Take Back the American Dream, Day 2:
"Something's Happening Here"
Writers, bloggers, hold your notes; they're history--Van Jones
200 groups are represented here, and 2,000 are attending--Robert Borosage
Official proceedings commenced this morning with a brief appearance by Representative Barney Frank (I(I-VT), introduced by Susan Shaer as "the brainiest, funniest, most astute member of Congress, who has spent 30 years on Capitol Hill investigating the Pentagon. He will work with anyone."
Indeed, she continued, he collaborated with Ron Paul on the issue of Pentagon spending--"Gotta work with the people you despise, get the troops home, cut military spending--everything is on the table. This is our moment."
Frank got to the point immediately: if we cut the military budget, now $600 billion a year, by $200 billion a year, we can bring the money home where it belongs, and think how far it will go. We're overcommitted.
Truman helped repair Western Europe after the war, but the shadow of Stalin threatened.
By spending money on nonexistent threats, we're like the person Tom Sawyer persuaded to paint the fence, only Western Europe is Tom Sawyer, letting us take upon ourselves the urgent need to promote world stability. We should want to help our allies and have more than enough nuclear weaponry to defeat the Soviet Union, let alone Russia. Obama wants the biggest air force in the world, but do we have to have the biggest navy, too? He asked.
Obama wants to stay in Iraq even longer than Bush  did [note from editor: this is one of two times Bush was referred to in a positive context today. The other occurred later in the day at a press conference; see my October 5 posting] We should take care of our own security needs, even though the Republicans warn that scaling back the military will hinder the economy.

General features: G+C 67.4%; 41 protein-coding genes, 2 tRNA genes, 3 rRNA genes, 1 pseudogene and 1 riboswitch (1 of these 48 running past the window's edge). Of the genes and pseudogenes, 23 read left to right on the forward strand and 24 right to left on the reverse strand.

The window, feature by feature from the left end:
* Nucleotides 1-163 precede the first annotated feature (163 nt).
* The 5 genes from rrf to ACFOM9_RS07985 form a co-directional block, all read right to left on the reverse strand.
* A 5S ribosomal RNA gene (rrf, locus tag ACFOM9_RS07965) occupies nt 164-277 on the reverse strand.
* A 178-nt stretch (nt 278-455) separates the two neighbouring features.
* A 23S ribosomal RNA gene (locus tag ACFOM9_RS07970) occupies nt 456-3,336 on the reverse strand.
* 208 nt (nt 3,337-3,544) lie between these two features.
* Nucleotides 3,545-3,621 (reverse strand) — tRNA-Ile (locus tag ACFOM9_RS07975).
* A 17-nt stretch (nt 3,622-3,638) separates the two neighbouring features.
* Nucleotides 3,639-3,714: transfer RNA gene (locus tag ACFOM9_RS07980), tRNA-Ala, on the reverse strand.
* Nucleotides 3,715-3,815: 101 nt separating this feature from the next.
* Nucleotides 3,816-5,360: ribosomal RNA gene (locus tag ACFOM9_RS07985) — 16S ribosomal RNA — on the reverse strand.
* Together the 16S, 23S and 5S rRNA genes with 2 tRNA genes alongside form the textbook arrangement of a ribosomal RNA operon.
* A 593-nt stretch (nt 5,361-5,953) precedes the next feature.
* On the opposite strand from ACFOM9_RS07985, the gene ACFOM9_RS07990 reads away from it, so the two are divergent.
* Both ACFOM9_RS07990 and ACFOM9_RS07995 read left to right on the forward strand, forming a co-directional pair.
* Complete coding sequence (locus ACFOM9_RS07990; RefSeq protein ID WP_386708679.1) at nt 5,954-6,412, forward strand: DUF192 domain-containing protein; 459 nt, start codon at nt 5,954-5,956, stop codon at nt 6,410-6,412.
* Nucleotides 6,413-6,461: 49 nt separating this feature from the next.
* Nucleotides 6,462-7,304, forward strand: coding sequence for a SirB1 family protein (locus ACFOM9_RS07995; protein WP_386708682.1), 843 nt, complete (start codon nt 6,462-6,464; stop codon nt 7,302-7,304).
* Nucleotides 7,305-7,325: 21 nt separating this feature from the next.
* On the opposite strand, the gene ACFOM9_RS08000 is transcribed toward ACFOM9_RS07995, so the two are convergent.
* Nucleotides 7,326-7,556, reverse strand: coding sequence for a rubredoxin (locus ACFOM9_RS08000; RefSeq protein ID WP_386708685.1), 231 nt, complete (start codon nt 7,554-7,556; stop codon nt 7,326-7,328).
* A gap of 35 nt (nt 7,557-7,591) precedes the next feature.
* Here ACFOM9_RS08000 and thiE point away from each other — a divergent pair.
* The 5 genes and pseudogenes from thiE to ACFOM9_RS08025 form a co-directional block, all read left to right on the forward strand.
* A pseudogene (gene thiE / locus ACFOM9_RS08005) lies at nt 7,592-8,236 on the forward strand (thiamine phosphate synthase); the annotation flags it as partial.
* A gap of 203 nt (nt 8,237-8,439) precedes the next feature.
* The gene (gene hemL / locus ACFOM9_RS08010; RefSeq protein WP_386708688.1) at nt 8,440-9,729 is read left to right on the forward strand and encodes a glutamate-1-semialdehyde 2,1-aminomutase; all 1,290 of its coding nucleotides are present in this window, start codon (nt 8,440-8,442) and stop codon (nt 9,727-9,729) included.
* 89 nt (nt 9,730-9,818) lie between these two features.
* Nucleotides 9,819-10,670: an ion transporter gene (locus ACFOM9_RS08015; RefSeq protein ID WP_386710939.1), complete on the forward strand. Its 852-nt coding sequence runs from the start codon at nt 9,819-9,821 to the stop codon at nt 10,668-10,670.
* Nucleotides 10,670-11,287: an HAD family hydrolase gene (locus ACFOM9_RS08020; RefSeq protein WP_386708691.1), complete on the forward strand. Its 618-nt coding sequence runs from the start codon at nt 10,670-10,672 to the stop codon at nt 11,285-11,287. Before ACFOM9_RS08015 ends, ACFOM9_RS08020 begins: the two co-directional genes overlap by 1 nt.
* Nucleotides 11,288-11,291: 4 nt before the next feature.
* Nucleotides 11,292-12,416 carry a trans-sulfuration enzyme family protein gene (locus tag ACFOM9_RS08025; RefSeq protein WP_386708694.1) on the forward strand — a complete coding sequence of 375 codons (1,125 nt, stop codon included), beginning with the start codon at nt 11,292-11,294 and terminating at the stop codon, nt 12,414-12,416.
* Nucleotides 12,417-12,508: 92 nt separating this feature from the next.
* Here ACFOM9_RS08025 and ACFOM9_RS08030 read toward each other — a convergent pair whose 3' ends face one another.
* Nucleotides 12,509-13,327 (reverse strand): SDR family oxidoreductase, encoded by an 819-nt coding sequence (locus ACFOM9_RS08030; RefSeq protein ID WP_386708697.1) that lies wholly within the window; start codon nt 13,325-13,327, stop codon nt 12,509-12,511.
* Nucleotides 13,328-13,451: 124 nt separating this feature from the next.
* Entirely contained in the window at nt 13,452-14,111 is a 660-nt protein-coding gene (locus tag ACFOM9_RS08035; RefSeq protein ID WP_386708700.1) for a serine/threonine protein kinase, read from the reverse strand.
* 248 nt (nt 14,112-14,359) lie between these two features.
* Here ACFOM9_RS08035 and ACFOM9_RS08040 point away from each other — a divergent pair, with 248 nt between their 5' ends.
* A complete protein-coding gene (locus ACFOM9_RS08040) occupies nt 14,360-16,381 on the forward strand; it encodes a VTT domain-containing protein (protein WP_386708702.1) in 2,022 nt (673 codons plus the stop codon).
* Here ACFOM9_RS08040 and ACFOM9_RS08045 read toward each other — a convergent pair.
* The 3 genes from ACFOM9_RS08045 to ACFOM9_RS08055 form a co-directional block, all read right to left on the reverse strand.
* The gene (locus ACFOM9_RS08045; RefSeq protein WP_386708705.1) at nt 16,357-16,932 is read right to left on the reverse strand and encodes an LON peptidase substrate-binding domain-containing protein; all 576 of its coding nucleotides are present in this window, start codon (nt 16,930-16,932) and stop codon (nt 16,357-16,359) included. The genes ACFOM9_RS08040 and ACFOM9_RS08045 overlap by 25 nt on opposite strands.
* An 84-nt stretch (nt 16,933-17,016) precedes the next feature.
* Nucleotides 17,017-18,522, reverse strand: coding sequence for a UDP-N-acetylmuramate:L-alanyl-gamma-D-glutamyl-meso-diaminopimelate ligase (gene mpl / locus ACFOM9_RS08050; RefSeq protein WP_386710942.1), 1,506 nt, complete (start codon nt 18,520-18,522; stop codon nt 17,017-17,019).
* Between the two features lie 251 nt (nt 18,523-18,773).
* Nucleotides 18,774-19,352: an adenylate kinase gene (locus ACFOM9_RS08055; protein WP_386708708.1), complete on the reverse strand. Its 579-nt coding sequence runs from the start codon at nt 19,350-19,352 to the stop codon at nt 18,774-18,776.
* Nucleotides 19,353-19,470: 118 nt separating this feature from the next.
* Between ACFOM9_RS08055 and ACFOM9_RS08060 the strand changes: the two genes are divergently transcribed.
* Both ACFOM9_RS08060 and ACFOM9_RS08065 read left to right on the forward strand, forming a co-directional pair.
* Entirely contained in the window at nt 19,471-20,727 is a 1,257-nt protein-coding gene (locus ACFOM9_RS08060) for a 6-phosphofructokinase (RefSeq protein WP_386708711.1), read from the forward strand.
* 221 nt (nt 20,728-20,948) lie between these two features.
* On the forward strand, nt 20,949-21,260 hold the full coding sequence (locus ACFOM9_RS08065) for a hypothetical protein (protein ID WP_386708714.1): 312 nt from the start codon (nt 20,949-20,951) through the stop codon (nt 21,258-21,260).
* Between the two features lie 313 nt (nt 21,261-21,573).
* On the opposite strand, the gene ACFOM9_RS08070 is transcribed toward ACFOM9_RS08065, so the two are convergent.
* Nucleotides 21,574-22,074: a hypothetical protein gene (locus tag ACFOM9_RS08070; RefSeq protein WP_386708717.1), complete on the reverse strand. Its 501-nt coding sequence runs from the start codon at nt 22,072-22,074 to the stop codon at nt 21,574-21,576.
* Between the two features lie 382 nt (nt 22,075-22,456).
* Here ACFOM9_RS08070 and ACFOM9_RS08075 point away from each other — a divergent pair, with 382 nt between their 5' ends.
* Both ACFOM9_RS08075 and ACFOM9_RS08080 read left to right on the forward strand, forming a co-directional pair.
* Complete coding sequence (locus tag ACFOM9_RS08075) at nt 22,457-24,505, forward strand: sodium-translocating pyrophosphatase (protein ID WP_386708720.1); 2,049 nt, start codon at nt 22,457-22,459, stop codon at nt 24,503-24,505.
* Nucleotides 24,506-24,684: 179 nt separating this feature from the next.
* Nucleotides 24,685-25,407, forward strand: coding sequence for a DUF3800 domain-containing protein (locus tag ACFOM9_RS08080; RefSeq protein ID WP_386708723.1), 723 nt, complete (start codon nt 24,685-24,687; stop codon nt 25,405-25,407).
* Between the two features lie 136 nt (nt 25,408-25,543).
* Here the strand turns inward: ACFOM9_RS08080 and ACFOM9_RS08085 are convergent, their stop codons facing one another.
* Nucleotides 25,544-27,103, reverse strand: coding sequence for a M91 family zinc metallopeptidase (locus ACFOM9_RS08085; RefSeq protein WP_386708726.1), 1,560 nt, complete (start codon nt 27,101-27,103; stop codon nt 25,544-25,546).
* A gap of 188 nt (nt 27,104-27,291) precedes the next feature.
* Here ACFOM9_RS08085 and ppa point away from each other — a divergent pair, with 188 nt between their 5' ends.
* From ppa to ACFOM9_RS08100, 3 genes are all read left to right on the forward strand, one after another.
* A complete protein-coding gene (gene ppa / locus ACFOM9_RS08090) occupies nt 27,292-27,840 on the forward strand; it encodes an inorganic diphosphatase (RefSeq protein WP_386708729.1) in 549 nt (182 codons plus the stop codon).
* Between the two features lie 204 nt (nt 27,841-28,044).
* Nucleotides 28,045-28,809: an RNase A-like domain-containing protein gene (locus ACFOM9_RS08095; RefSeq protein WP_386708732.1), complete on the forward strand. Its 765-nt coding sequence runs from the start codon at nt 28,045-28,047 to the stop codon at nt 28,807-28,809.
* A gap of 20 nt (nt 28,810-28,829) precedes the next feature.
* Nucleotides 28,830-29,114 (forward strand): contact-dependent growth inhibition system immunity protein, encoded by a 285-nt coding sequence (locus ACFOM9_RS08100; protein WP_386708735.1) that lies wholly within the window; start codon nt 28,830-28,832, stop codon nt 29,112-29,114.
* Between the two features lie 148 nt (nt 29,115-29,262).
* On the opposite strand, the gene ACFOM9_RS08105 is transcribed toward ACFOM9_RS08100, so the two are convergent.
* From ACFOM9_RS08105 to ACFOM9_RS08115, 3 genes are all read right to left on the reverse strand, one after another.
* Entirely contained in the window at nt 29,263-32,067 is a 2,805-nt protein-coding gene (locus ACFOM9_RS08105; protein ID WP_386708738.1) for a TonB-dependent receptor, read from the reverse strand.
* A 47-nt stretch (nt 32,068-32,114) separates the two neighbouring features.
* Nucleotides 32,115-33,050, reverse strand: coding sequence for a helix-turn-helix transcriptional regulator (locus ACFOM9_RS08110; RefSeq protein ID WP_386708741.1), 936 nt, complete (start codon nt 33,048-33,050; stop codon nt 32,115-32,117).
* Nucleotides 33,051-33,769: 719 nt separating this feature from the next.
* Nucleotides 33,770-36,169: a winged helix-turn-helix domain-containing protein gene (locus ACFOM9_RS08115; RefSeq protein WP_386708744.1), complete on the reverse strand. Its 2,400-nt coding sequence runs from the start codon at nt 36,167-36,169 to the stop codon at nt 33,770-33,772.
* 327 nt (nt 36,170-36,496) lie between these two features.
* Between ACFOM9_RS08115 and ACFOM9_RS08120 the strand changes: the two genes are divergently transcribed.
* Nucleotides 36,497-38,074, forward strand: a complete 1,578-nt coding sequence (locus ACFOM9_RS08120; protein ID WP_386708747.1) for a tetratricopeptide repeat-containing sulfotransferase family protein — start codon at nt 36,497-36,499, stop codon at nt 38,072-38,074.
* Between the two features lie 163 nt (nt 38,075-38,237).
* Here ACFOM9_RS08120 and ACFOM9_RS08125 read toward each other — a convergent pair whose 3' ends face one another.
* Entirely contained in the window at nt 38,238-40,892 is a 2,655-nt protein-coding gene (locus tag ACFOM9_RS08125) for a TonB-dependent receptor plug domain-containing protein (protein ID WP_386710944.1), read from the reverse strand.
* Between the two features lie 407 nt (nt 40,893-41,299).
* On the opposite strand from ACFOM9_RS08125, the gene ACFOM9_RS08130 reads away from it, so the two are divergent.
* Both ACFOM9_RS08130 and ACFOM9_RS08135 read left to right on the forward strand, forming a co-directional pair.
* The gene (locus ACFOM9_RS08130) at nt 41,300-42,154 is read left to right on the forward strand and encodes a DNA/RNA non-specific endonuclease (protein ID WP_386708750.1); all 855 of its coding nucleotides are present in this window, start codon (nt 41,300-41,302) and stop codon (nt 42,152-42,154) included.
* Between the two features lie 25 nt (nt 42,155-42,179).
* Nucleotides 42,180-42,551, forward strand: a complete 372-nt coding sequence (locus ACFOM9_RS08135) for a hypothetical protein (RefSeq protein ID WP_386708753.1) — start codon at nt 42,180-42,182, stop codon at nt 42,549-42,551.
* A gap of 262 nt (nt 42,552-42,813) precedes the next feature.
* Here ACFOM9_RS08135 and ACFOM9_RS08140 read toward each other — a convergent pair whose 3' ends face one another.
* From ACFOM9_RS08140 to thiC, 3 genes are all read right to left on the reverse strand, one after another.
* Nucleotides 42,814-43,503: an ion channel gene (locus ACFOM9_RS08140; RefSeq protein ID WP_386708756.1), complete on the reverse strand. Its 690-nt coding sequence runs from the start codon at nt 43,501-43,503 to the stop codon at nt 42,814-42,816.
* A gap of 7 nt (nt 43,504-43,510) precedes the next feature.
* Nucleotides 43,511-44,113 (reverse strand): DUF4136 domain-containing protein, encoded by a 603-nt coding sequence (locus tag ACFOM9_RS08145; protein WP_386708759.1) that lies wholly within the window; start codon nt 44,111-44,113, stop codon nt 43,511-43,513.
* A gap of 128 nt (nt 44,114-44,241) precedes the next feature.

Terrorism is a threat, but not an existential threat like the Nazis. Social Security and Medicare are the most important accomplishments of this country [Later in the day, Van Jones would opine that the middle class holds (held?) this honor--ed.]
We must divert military funding to our hungry children, raise taxes on those earning more than $250,000 a year, cut spending down to our actual needs and channel it into domestic use. Cutting military spending will greatly contribute to cutting the national debt.
The first plenary session was concerned with the conference's Contract for the American Dream, a document dedicated to restoring the middle class with all the amenities we enjoyed and took for granted, that picket-fence era of the 1950s [don't forget the air-raid shelters and cloud of fear of the USSR that darkened that cup of joy, however]. To produce it, 131,203 Americans consulted their communities online and in person; out of 225,904 ideas, ten were isolated as most crucial and listed on the contract: investing in infrastructure, creating 21st-century energy jobs, investing in public education, offering Medicare for all, making work pay, securing Social Security, returning to fairer tax rates, ending wars abroad and investing at home, taxing Wall Street speculation, and strengthening American democracy--we remain the "wealthiest nation ever"--the wealth is in far too few hands.
The day teemed with statistics, as if reality consists of numbers. It certainly packs a wallop, though.
Moderators of the first plenary were Deepak Bhargava, executive director of the Center for Community Change, and Justin Ruben, head of Moveon.org. Panelists were Leo Gerard, international president of the United Steelworkers; Leo Hindery, managing partner of Intermedia Partners; Erica Williams, senior strategist at Citizen Engagement Lab; and Congresswoman Jan Schakowsky (D-IL).
Deepak, first to speak, discussed the contract as a map of how to take care of each other; America isn't broke, and as for the rich, "Who does well must do well by us." He cited various grassroots efforts realizing the aims of the contract, which Justin took farther (see below)